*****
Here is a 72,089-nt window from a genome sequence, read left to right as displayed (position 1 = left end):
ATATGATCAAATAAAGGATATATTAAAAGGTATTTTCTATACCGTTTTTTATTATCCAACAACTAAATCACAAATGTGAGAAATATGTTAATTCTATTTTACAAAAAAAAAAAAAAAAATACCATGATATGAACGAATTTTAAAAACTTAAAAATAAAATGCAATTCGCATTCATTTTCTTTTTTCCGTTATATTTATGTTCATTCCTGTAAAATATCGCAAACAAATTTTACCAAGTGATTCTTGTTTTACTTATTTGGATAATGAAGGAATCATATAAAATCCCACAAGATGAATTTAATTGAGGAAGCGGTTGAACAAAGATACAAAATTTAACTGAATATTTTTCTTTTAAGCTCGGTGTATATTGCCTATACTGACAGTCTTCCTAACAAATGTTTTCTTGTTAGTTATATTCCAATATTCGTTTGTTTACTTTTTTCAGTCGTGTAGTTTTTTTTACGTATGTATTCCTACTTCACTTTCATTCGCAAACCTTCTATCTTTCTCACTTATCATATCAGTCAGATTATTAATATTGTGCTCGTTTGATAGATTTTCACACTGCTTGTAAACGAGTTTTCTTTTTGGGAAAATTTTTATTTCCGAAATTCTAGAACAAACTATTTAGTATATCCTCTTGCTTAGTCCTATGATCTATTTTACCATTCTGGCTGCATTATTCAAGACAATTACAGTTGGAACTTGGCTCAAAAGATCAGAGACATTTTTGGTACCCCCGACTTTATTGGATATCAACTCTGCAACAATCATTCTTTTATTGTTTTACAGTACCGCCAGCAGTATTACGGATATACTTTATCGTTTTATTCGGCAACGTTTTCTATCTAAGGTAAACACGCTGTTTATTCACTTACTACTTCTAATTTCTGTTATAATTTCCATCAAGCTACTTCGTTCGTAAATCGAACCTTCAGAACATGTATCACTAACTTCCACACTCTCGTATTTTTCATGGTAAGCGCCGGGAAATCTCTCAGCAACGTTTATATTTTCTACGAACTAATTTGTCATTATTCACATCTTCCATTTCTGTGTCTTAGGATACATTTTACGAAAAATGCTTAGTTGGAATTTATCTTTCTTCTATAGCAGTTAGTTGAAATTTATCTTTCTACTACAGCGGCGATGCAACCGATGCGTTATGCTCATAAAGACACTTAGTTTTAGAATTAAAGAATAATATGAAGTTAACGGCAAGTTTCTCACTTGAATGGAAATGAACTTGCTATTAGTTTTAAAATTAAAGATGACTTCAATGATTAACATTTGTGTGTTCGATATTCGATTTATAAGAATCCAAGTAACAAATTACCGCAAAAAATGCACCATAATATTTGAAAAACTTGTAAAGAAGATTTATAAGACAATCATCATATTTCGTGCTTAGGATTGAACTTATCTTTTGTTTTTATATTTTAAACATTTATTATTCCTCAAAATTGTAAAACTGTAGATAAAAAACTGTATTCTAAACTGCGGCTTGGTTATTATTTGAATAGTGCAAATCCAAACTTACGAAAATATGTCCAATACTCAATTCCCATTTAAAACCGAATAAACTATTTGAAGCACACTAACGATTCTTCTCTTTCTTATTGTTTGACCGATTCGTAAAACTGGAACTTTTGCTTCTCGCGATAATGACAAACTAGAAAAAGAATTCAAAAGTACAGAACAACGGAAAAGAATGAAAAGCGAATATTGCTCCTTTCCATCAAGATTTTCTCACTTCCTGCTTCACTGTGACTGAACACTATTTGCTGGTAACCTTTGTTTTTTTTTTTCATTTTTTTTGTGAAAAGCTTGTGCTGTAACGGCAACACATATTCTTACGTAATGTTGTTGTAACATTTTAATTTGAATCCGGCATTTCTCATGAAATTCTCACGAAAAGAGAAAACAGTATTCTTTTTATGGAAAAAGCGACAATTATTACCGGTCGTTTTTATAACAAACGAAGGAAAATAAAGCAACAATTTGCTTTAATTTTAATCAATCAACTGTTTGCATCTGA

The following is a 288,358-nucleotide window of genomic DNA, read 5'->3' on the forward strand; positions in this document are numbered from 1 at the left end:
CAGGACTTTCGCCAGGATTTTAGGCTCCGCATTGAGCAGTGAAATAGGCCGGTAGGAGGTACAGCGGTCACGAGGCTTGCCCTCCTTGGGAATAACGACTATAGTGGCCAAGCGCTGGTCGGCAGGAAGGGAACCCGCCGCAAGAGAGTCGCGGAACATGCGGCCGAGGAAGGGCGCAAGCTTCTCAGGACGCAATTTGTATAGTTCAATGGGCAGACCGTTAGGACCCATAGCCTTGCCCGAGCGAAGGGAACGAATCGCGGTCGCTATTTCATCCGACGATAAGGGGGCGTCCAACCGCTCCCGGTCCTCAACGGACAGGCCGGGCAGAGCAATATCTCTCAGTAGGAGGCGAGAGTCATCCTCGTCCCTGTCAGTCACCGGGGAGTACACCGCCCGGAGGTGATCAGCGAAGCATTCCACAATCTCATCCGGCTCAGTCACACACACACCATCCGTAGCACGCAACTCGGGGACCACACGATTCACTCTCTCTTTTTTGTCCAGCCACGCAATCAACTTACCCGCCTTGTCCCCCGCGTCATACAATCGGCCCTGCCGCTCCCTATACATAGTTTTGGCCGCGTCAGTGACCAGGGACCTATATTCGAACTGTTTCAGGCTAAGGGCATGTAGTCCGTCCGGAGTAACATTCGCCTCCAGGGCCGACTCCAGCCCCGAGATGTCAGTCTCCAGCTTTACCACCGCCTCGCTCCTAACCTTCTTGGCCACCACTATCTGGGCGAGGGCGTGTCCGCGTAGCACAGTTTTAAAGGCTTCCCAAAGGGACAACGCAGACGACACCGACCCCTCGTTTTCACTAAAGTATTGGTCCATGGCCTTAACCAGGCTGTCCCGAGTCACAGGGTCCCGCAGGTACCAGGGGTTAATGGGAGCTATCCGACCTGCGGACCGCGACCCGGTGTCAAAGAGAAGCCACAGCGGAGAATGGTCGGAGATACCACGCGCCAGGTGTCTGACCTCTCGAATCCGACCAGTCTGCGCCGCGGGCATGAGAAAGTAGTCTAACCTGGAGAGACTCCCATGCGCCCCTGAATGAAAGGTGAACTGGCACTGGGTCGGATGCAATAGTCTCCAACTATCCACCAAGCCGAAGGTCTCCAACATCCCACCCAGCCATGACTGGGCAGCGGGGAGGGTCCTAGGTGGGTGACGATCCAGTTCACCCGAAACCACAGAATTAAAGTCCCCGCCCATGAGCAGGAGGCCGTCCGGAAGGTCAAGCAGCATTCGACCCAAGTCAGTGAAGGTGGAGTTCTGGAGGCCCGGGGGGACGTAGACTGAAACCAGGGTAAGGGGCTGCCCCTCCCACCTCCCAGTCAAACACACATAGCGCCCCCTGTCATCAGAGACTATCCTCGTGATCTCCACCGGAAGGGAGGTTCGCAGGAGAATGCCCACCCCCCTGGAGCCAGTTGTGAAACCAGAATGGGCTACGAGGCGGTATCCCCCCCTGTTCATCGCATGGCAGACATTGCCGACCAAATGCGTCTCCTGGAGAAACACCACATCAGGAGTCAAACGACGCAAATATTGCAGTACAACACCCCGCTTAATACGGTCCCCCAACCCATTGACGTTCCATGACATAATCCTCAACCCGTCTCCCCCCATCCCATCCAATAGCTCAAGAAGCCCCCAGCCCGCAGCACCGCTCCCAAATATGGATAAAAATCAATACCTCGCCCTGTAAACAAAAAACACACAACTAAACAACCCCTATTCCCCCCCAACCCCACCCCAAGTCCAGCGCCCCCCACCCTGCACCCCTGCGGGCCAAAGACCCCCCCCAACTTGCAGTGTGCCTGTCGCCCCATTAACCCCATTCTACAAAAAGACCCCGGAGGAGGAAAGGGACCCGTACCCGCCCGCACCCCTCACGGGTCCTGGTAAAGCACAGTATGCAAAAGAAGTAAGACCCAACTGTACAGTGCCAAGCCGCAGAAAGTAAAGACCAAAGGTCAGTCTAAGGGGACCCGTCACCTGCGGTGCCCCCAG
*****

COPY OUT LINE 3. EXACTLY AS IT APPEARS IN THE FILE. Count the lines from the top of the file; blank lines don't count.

The following is a 288,358-nucleotide window of genomic DNA, read 5'->3' on the forward strand; positions in this document are numbered from 1 at the left end: